Life as a Ballet Dancer, Career Transitions, and Using English at Work

Mar 14, 2018 | Confident English Spotlight

Hooray! It’s episode 3 of Confident English Spotlight! This month I interviewed Wilma in Germany.

A quick reminder: in January I started a new monthly series called Confident English Spotlight. Every month, I’m interviewing a woman in my Confident English community who has developed a successful career, is doing amazing work for others, and has overcome challenges in English. They have successfully become more confident and fluent. 

And I want to share their stories with you for inspiration.

In this episode, Wilma and I talk about her previous life as a professional ballet dancer. Later in life, she transitioned to a successful business career and she needs to use English in her work every day.

Here are the questions I asked Wilma:

  1. You live in Germany – share with us something that you think is unique about German culture.
  2. Tell us what the life of a ballerina is like.
  3. Talk about your current profession and your transition to a new career.
  4. What do you like most in your work?
  5. Talk about using English every day at work and your English language journey.
  6. Do you have a favorite word or expression in English?
  7. What motivation or advice can you give to someone else who needs to be more confident in English?

One of my favorite parts of this interview is Wilma’s shares how she has rediscovered English and has fallen in love with the language. If you’re feeling frustrated with your English journey right, Wilma might help you learn how to enjoy the process.

And don’t forget to watch the previous episodes of Confident English Spotlight:

Find out how Wilma rediscovered English and started to enjoy learning it.

Lesson by Annemarie

Notes from Today’s Confident English Spotlight with Wilma

I’d like to highlight some vocabulary and expressions from my interview with Wilma. This is a great opportunity to add some new language to your daily English. Please review this new language and then join me in the online discussion below.

to be unable to face something/can’t face something

to avoid or not want to do something because it’s unpleasant.

For example, I know I made a huge mistake at work. I feel terrible. I can’t face my boss right now.

it takes two to tango (common idiom)

We use this idiom to say that:

  1. actions or communication need more than one person
  2. two parties (or people) are responsible for a certain action or situation in which they are involved

This idiom is often used in a negative way to indicate that more than one person or party is responsible for something, usually, something that has gone wrong, such as Don’t blame me! I wasn’t the only one responsible for the project deadline. It takes two to tango.

“Don’t expect fluency to happen overnight. Set realistic goals, make plans to achieve them, have a positive attitude, and take this challenge with enthusiasm, and don’t be afraid of failure.” – Wilma

to be a changemaker

A changemaker is someone who actively works to create positive change and social change. For example, The new director of the company is a real changemaker. She has boosted the morale of the office and implemented some much-needed changes.

to be a (good) team player

The often used expression is used to describe someone that works well with others and contributes toward achieving common goals.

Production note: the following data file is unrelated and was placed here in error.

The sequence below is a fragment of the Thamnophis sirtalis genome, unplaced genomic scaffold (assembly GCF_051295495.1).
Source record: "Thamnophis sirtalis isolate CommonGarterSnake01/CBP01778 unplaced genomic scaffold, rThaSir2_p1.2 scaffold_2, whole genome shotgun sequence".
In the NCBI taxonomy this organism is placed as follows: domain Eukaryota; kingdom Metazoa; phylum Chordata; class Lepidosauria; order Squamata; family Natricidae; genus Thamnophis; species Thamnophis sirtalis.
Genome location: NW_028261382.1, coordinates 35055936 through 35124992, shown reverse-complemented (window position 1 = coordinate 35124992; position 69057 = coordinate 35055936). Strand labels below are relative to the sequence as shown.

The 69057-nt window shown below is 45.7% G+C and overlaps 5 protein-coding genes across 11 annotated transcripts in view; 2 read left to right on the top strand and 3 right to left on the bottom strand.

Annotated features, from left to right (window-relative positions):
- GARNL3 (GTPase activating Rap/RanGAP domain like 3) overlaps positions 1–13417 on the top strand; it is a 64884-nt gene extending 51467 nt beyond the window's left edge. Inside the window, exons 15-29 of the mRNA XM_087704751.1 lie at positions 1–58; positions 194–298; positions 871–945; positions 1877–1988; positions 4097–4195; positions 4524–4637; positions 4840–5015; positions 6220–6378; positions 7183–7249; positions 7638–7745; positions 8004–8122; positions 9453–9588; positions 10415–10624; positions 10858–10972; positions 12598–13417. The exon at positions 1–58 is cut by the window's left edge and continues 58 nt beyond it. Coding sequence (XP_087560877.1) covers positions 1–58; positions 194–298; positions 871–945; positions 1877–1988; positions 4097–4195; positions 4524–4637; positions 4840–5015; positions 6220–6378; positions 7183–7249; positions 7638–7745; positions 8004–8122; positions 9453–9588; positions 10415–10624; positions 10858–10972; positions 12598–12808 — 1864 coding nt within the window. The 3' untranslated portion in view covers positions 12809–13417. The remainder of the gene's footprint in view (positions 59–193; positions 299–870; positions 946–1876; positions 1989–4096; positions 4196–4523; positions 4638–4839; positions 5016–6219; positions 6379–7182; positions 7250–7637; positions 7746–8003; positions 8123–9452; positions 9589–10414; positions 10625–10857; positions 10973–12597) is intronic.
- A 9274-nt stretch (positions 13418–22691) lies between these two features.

to happen overnight

We use this to say that something does or doesn’t happen quickly. For example, Fluency doesn’t happen overnight. In other words, it takes time.

Now that you’ve watched the video and reviewed some of the language from the interview, I’d love to hear from you.

This is a great opportunity to practice what you’ve learned in this interview with Wilma.

Here are a couple questions using today’s key language:

  1. Do you know anyone who is a changemaker? If yes, who are they and what positive changes have they made in others’ lives?
  2. Wilma said not to “expect fluency to happen overnight.” Do you agree? What has been your experience with English fluency?

The best place to share YOUR ideas and answers with me is in the comments below. I look forward to hearing from you.

~ Annemarie

Get the Confidence to Say What You Want in English

Follow my 3-step solution to speak English with clarity, fluency, and freedom so you can say what you want with confidence.

You'll also get my Confident English lessons delivered by email every Wednesday and occasional information about available courses. You can unsubscribe any time.

More Like This

Better Ways to Say Yes, No, Maybe, and I Can’t in English

Better Ways to Say Yes, No, Maybe, and I Can’t in English

At its best, saying “maybe” to an invitation is awkward. It might sound like you don’t want to go. And at its worst, it can sound rude. Are there better ways to say yes, no, maybe, or I can’t in English? Absolutely. Here’s how to accept and decline invitations + requests in English.

5 Smart Questions to Ask in an English Job Interview

5 Smart Questions to Ask in an English Job Interview

It’s the last question in your job interview in English and you hear: Do you have any questions for me? What should you say? Is it okay to ask a question in a job interview? Find out exactly what you should do plus 5 smart questions to ask.

How to Disagree in English Politely

How to Disagree in English Politely

Want to say “I disagree” without creating tension in the conversation? Master the art of disagreement in this lesson on, “How to Disagree in English Politely.”

I'd love your thoughts and questions! Please share your comment.x

Pin It on Pinterest

Share This